So Ram is a truly great McCartney album. But what of the Ram deluxe box set – part four of ‘The Paul McCartney Archive Collection’? Well for a start it’s a box. The deluxe editions issued before Ram (including public favourite Band On The Run) were ‘just’ books. Extremely well put together and delightful books, but books just the same. McCartney and McCartney II were issued in the summer of 2011, and since that time the market for deluxe or super deluxe sets had grown rapidly. The release of box sets such as the ‘Immersion’ editions of Pink Floyd’s The Dark Side Of The Moon and Wish You Were Here or the ‘Director’s Cut’ of The Who’s Quadrophenia had upped the ante somewhat.
Not wanting to miss out, the new Ram deluxe box consisted of a similar book as the previous editions but slightly smaller (and soft cover), an additional sketchpad type book with even more photos, an envelope containing glossy photos, a smaller envelope filled with replica pages of handwritten McCartney lyrics, doodles and jottings, a little ‘book of sheep’ – a small cutely-designed book of Linda’s photos of Paul with sheep from which the cover was derived – and five discs of audio and video! These are as follows:
- Ram – Original album remastered
- Bonus Audio – 8 tracks (B-sides and outtakes)
- Thrillington – An easy-listening style orchestral version of Ram recorded in 1971 and released in 1977 under the pseudonym Percy ‘Thrills’ Thrillington (later reissued on CD – still under the pseudonym – in 1995).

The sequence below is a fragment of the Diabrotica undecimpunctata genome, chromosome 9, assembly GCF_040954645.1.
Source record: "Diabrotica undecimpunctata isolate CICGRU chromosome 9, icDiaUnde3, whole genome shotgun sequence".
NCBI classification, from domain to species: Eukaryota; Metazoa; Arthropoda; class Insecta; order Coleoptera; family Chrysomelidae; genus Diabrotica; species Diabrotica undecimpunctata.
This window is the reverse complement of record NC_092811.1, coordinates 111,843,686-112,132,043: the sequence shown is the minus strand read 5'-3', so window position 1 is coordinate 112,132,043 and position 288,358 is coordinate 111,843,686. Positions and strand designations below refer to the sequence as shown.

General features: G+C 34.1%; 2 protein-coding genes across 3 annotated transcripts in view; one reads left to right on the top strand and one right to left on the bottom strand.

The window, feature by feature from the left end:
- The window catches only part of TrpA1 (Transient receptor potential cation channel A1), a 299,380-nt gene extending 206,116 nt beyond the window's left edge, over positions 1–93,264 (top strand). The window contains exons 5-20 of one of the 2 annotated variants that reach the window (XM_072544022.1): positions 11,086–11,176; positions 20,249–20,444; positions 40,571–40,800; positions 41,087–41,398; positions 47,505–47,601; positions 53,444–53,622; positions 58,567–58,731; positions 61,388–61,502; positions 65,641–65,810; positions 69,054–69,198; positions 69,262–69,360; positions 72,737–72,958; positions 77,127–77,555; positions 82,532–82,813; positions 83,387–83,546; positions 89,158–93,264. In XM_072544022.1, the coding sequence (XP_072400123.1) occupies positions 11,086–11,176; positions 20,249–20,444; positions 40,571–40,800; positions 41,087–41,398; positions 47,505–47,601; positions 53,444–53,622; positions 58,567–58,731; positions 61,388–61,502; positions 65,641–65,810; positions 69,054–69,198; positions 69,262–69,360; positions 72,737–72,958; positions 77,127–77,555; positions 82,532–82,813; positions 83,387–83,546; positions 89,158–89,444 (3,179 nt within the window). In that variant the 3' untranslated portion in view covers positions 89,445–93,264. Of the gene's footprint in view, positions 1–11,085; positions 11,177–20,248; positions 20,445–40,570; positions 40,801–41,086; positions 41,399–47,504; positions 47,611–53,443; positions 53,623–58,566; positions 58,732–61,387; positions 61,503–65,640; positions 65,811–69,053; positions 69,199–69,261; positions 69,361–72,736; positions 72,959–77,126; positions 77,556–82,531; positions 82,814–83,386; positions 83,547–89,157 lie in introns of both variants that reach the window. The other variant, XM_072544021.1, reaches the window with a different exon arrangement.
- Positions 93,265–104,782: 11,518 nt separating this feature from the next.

- Ram in Mono – Mono version of the album. Like The Beatles’ albums this is a unique ‘dedicated’ mix, not just the stereo version ‘folded down’ into mono. Unlike The Beatles records this had never been commercially available before.
- DVD – Short documentary (Ramming) and promo films and videos.
All this fits into a box cleverly styled to look the same as previous books. The height and depth are identical, but girth-wise this set is carrying a few more pounds. Crucially, this looks like part of a continuing series and they all look good together on the shelf.
The mono mix of Ram was created to be played on AM radio and was never commercially releasedPaul Sinclair, SDE
This attention to detail is typical of this set. The books provide a wealth of detail around the recording with, of course, dozens of evocative photos of Paul, both in the studio and on the farm. Interviews with drummer Denny Seiwell and studio engineer Dixon Van Winkle bring a different perspective to the making of the record and the whole thing is a real delight. Glossy ‘White Album’ style photos in the yellow wallet are a nice touch, even if the shots chosen are not necessarily the pick of the bunch.
‘The Little Book Of Sheep’ is cute – yes, not exactly on the wish list, but more relevant than a set of marbles!
Strictly speaking, there are only four unreleased tracks amongst the eight bonus songs. The much-bootlegged session track A Love For You was eventually issued 32 years later on The In-Laws soundtrack in 2003. That version was spoiled by a rather harsh “additional production” by David Kahne, but the version here sounds much more of the era, even if it was actually mixed in 1986 (by Jon Kelly) for possible inclusion on the All The Best! compilation of 1987 (keep up!). It’s really quite amazing how long it took Paul to officially release this song on one of his albums, but I feel it has been worth the wait.
‘Rode All Night’ is an eight-minute guitar and drums jam with McCartney screaming ad-libbed lyrics over the top (it’s better than it sounds) and ‘Great Cock And Seagull Race’ and ‘Sunshine Sometime’ are both instrumentals. ‘Hey Diddle’ is a charming, if lightweight, ditty with McCartney in singing-to-entertain-the-kids mode. This is a studio version, unlike the live-in-the-garden version fused to ‘Bip Bop’ on the Wingspan compilation. B-sides ‘Oh Woman, Oh Why’ and ‘Little Woman Love’ might be previously released but they remain – along with non-album single ‘Another Day’ – highlights of the bonus disc.
Ram in mono